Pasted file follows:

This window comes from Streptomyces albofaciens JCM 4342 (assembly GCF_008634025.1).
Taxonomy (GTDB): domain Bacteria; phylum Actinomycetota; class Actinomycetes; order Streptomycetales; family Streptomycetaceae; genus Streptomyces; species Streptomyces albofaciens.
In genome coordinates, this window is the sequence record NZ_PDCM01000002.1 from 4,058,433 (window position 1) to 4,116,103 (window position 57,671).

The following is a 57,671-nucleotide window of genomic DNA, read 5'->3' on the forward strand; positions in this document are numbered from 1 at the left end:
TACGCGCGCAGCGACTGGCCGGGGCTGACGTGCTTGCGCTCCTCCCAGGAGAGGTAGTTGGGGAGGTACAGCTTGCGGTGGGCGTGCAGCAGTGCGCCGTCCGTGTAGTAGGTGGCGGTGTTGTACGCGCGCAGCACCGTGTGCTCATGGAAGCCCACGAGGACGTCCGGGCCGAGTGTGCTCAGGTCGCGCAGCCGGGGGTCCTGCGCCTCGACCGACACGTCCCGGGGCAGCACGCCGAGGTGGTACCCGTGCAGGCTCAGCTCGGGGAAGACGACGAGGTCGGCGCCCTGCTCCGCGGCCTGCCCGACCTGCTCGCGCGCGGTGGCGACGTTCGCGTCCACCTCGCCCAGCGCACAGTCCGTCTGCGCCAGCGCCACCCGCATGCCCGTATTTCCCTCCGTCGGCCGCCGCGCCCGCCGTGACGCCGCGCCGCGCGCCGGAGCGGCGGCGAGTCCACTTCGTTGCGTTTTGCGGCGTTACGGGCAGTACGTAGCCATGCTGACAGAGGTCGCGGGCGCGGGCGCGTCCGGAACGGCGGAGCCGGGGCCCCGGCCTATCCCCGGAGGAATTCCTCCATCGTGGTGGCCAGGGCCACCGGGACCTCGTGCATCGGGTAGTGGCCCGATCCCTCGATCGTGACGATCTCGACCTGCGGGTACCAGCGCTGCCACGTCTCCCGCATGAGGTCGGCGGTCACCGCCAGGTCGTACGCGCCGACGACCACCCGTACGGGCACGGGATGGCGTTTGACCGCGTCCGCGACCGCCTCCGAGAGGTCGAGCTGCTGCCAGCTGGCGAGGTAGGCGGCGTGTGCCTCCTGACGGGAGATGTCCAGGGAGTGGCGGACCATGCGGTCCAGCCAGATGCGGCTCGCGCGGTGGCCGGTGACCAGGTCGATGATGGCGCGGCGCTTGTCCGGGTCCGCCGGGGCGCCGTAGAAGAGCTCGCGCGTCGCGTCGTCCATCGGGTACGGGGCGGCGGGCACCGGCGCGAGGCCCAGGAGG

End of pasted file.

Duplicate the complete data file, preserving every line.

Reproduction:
This window comes from Streptomyces albofaciens JCM 4342 (assembly GCF_008634025.1).
Taxonomy (GTDB): domain Bacteria; phylum Actinomycetota; class Actinomycetes; order Streptomycetales; family Streptomycetaceae; genus Streptomyces; species Streptomyces albofaciens.
In genome coordinates, this window is the sequence record NZ_PDCM01000002.1 from 4,058,433 (window position 1) to 4,116,103 (window position 57,671).

The following is a 57,671-nucleotide window of genomic DNA, read 5'->3' on the forward strand; positions in this document are numbered from 1 at the left end:
TACGCGCGCAGCGACTGGCCGGGGCTGACGTGCTTGCGCTCCTCCCAGGAGAGGTAGTTGGGGAGGTACAGCTTGCGGTGGGCGTGCAGCAGTGCGCCGTCCGTGTAGTAGGTGGCGGTGTTGTACGCGCGCAGCACCGTGTGCTCATGGAAGCCCACGAGGACGTCCGGGCCGAGTGTGCTCAGGTCGCGCAGCCGGGGGTCCTGCGCCTCGACCGACACGTCCCGGGGCAGCACGCCGAGGTGGTACCCGTGCAGGCTCAGCTCGGGGAAGACGACGAGGTCGGCGCCCTGCTCCGCGGCCTGCCCGACCTGCTCGCGCGCGGTGGCGACGTTCGCGTCCACCTCGCCCAGCGCACAGTCCGTCTGCGCCAGCGCCACCCGCATGCCCGTATTTCCCTCCGTCGGCCGCCGCGCCCGCCGTGACGCCGCGCCGCGCGCCGGAGCGGCGGCGAGTCCACTTCGTTGCGTTTTGCGGCGTTACGGGCAGTACGTAGCCATGCTGACAGAGGTCGCGGGCGCGGGCGCGTCCGGAACGGCGGAGCCGGGGCCCCGGCCTATCCCCGGAGGAATTCCTCCATCGTGGTGGCCAGGGCCACCGGGACCTCGTGCATCGGGTAGTGGCCCGATCCCTCGATCGTGACGATCTCGACCTGCGGGTACCAGCGCTGCCACGTCTCCCGCATGAGGTCGGCGGTCACCGCCAGGTCGTACGCGCCGACGACCACCCGTACGGGCACGGGATGGCGTTTGACCGCGTCCGCGACCGCCTCCGAGAGGTCGAGCTGCTGCCAGCTGGCGAGGTAGGCGGCGTGTGCCTCCTGACGGGAGATGTCCAGGGAGTGGCGGACCATGCGGTCCAGCCAGATGCGGCTCGCGCGGTGGCCGGTGACCAGGTCGATGATGGCGCGGCGCTTGTCCGGGTCCGCCGGGGCGCCGTAGAAGAGCTCGCGCGTCGCGTCGTCCATCGGGTACGGGGCGGCGGGCACCGGCGCGAGGCCCAGGAGG